Researchers from University of New South Wales (Australia), University of Melbourne (Australia), and Aalto University (Finland) have succeeded in demonstrating a high-fidelity detection scheme for the magnetic state of a single electron, that is, the spin.
The study aimed to review the basic principles, application and the potential health implications associated with the use of nanotechnology in the food sector, particularly on food and food contact materials incorporated with nanomaterials.
By constructing a microscope apparatus that achieves resolution never before possible in living cells, researchers at Albert Einstein College of Medicine of Yeshiva University have illuminated the molecular interactions that occur during one of the most important 'trips' in all of biology: the journey of individual messenger Ribonucleic acid (RNA) molecules from the nucleus into the cytoplasm (the area between the nucleus and cell membrane) so that proteins can be made.
In a major physics breakthrough with international significance, University of Otago scientists have developed a technique to consistently isolate and capture a fast-moving neutral atom - and have also seen and photographed this atom for the first time.
The International Academy of Science, Engineering and Technology (International ASET) and the University of Ottawa are pleased to organize the 2nd International Conference on Nanotechnology: Fundamentals and Applications. The conference will take place in Ottawa, Canada, 27-29 July 2011.
Using optically dense, ultra-cold clouds of rubidium atoms, researchers have made advances in three key elements needed for quantum information systems - including a technique for converting photons carrying quantum data to wavelengths that can be transmitted long distances on optical fiber telecom networks.
The National Cancer Institute (NCI) has awarded five-year, multi-institution grants in continued support of its Alliance for Nanotechnology in Cancer program. The Alliance is engaged in efforts to leverage the specific advantages of nanotechnology to improve the way we diagnose, treat, and prevent cancer. Given the progress to date, the NCI approved a second phase of the program with an investment of approximately $30 million per year for the next five years.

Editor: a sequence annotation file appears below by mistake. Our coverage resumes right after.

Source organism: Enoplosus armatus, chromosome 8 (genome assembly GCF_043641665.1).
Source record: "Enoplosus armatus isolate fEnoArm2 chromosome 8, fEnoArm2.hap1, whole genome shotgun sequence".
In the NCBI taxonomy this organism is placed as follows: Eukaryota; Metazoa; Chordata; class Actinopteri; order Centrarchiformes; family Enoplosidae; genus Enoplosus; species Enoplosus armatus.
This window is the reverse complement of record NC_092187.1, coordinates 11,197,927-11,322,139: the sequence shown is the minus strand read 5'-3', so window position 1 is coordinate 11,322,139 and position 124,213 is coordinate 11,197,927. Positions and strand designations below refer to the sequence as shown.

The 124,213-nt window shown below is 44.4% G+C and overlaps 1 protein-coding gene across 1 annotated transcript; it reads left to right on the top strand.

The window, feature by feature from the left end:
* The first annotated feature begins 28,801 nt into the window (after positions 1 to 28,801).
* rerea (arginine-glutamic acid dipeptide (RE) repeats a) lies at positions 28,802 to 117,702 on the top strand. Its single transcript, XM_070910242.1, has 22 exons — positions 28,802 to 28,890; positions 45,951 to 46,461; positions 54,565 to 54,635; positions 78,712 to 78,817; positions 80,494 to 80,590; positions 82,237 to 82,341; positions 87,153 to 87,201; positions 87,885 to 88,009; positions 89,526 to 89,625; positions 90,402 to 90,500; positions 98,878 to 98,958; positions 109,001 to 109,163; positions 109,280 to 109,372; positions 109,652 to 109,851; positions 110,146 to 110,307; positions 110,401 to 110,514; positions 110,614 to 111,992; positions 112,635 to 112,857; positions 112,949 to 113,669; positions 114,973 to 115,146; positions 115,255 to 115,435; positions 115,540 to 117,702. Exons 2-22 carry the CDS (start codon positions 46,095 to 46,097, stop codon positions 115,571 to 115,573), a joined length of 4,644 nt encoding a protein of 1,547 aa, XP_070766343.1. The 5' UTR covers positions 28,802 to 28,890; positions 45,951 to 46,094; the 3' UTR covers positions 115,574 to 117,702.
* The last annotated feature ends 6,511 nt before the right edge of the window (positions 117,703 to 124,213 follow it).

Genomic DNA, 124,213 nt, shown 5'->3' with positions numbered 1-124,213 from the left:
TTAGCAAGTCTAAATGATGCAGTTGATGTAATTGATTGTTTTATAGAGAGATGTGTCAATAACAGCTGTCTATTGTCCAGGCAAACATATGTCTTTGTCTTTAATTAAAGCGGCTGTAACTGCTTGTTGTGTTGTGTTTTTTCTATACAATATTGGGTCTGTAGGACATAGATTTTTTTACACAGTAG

Today, IBM researchers published a breakthrough technique that measures how long a single atom can hold information, and giving scientists the ability to record, study and 'visualize' extremely fast phenomena inside these atoms.
Physicists have discovered a new way of harvesting waste heat and turning it into electrical power. Taking advantage of quantum effects, the technology holds great promise for making cars, power plants, factories and solar panels more efficient.
A team led by a North Carolina State University researcher has shown that water-gel-based solar devices can act like solar cells to produce electricity. The findings prove the concept for making solar cells that more closely mimic nature. They also have the potential to be less expensive and more environmentally friendly than the current standard-bearer: silicon-based solar cells.
The NanoKTN has announced the publication of its UK Nanotechnology Directory, a guidebook to the UK's world-class micro and nanotechnology (MNT) sector, featuring over 400 organisations active in nanotechnology in the UK.
STMicroelectronics, the leader of the EU Sixth Framework Program PULLNANO Advanced Technology Research and development project, today announced that PULLNANO has been selected and invited to be demonstrated at ICT 2010, an event organized by the European Commission and hosted by the Belgian Presidency of the European Union, to be held on September 27-29, 2010 in Brussels.